This time of year, there are lots of things to be afraid of. Saw marathons on AMC. Halloween karaoke at work. Even fear of running out of candy for trick-or-treaters on the big night.
Yelp isn’t one of those things.
We’ve had various blogs discussing how to handle reviews. We’ve talked of the importance of ensuring all of your information is consistent and correct on review sites.
But in this Halloween blog from MyAdvice, let’s get into the scariest of the review sites, Yelp. Well, it’s not really scary, unless the occasional 2-star review keeps you up at night.
Since the term “Yelp” almost sounds apropos for Halloween, let’s get into some stats of this review behemoth.
In case you’d like to ignore Yelp, that wouldn’t be such a great idea. Yelp has 73 million unique monthly users on their mobile app, and over 100 million unique monthly users on their desktop site. This was in 2019 before everything shut down with COVID.
And those numbers mean clout. A study from 2017 found that Yelp searches drove more people to a business than Google and Facebook. Users trust Yelp as the “most trusted, most influential, and most used.”
Yelp achieved this by not being terse. Unlike other reviews on all sorts of sites, where reviewers say bland platitudes such as “Great burger” or “Good dentist,” Yelp encourages long reviews. This helps readers trust the reviews, as the reviewer can get into details that could only be gleaned from actual patronage.
Here are some other Yelp statistics from June 2021:
- Reviewers are educated — Over 80% have at least some college.
- Yelp reviews are generally positive — 49% of Yelp reviews are five-star.
- Recommended — Nearly three quarters (71%) of reviewers say they would recommend the business they reviewed.
- But not all — 17% of reviews are 1-star and 7% are 2-star.
- View before buying — 45% of consumers check out Yelp reviews before making a purchase decision.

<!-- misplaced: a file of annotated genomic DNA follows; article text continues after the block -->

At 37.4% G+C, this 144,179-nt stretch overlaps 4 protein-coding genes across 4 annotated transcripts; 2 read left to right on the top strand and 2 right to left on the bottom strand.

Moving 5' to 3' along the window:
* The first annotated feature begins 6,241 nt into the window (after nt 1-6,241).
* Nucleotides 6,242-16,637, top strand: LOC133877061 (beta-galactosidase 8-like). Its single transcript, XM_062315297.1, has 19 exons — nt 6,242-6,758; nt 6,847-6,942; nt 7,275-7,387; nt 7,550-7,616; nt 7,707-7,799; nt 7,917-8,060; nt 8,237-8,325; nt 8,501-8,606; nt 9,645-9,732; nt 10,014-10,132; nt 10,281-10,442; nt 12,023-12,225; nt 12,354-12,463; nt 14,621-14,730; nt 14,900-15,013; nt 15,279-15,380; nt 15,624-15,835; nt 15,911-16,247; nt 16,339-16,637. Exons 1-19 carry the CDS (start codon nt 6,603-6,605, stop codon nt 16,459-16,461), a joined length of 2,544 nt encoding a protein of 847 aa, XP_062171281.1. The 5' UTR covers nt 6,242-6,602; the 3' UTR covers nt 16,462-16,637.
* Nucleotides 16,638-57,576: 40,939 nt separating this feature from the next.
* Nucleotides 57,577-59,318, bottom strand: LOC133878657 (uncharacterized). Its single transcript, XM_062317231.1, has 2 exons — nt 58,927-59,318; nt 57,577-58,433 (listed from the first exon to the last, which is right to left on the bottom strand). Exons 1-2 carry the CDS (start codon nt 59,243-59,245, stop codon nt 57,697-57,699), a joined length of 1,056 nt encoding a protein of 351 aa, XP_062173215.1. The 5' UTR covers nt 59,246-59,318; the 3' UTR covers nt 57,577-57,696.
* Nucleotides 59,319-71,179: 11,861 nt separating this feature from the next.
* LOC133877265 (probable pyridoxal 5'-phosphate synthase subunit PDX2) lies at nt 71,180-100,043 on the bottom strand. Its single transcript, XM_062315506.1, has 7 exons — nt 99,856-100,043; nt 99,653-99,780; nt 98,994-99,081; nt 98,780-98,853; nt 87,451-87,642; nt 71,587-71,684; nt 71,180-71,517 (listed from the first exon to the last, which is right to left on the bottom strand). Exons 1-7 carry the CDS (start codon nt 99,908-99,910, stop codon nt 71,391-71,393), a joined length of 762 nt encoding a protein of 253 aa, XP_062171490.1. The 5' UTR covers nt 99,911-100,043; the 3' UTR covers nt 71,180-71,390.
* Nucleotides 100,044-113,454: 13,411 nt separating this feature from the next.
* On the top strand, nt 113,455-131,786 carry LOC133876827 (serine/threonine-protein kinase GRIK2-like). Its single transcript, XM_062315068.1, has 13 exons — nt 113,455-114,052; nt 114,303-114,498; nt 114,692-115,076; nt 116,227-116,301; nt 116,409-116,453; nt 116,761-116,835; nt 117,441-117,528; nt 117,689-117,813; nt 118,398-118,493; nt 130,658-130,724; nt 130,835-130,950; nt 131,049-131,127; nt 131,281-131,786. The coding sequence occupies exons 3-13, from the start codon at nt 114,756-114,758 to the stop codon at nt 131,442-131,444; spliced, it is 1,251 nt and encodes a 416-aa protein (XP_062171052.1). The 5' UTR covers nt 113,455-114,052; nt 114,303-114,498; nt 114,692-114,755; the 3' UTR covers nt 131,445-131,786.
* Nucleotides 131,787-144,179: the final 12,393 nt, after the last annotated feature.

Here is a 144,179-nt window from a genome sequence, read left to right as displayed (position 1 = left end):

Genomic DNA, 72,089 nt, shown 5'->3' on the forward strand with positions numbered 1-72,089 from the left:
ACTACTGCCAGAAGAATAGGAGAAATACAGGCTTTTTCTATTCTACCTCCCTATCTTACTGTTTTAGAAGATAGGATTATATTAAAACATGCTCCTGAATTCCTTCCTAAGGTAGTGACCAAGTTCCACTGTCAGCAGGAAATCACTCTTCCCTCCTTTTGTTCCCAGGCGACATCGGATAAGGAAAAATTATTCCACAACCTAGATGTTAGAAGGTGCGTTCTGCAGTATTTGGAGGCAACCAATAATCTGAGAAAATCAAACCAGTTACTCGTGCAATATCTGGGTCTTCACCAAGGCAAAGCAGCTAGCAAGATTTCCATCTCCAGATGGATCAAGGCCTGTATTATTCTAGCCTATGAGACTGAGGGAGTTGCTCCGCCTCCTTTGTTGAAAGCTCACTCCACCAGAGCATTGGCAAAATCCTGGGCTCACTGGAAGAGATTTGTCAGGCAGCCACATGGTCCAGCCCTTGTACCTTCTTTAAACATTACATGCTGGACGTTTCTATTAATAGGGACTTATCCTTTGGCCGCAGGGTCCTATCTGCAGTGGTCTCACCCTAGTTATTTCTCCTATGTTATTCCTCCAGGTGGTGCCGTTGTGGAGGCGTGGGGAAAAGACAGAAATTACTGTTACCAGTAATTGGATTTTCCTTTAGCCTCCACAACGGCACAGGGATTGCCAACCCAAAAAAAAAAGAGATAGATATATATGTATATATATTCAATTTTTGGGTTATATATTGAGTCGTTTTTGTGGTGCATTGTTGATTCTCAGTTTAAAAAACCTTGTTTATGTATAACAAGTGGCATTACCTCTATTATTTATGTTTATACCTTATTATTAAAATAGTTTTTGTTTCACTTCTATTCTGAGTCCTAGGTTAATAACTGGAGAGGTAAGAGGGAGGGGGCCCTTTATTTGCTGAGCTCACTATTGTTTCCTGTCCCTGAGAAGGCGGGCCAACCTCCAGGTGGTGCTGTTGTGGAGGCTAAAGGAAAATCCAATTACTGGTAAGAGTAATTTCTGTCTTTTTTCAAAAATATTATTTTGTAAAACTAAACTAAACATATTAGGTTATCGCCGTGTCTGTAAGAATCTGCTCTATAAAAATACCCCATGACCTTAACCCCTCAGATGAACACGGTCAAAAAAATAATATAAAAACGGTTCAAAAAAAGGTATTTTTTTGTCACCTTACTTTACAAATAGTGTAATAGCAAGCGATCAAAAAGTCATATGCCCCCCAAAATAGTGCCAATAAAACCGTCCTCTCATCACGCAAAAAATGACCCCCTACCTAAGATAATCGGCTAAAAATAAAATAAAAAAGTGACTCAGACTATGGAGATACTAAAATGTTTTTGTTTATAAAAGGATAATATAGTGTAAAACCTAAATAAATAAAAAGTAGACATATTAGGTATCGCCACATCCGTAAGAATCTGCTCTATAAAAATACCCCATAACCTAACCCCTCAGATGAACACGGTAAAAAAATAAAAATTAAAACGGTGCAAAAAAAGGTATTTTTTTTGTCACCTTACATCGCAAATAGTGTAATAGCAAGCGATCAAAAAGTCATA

- Google incorporates Yelp reviews (and others) — Organic rankings take into account business reviews and responses to them.
- Reviewers have money — 55% of Yelp reviewers earn over $100K.
- Age is evenly distributed — About one third of Yelp reviewers fall into the 18-34 age group (31%), the 35-54 age group (36%), and the 55+ age group (33%) categories.
This is the breakout of those reviews by business category:
- 18% — Restaurants
- 18% — Home and Local Services
- 16% — Shopping
- 12% — Other
- 11% — Beauty and Fitness
- 8% — Health
- 6% — Auto
- 5% — Travel and Hotel
- 4% — Arts, Entertainment, and Events
- 2% — Nightlife
Our MyAdvice medical and legal practices could actually fall into a few of these categories, but no matter the category the percentage of reviews on Yelp is sizable.
How you can help with Yelp
First off, look at the rating stats above. Over two thirds of reviews are positive, 68%, so Yelp isn’t local business troll heaven. Plus, if you simply respond to your reviews actively, the company says that over time you will see a .4-star improvement in your rating.
A couple things to do:
- Be sure to log into your Yelp profile and respond to reviews. Show that your practice is paying attention and you appreciate the feedback.
- Monitor your reviews regularly, as any bad review can possibly be turned around with some interaction. And then you can encourage that reviewer to update his or her review to acknowledge your attentiveness.
- Install the Yelp review widget or a direct link to the Yelp site on your practice website.
- Share positive reviews from within the Yelp site through the share feature on the left side of the review.
- Don’t send out direct links to your business profile on Yelp, as Yelp is able to track referring URLs. Those reviews will not be “recommended,” so no one will see them.
If you need help with Yelp, fill out the contact form on this page or give your MyAdvice rep a ring. We can help you turn Yelp into something far less scary than a Barney Halloween costume.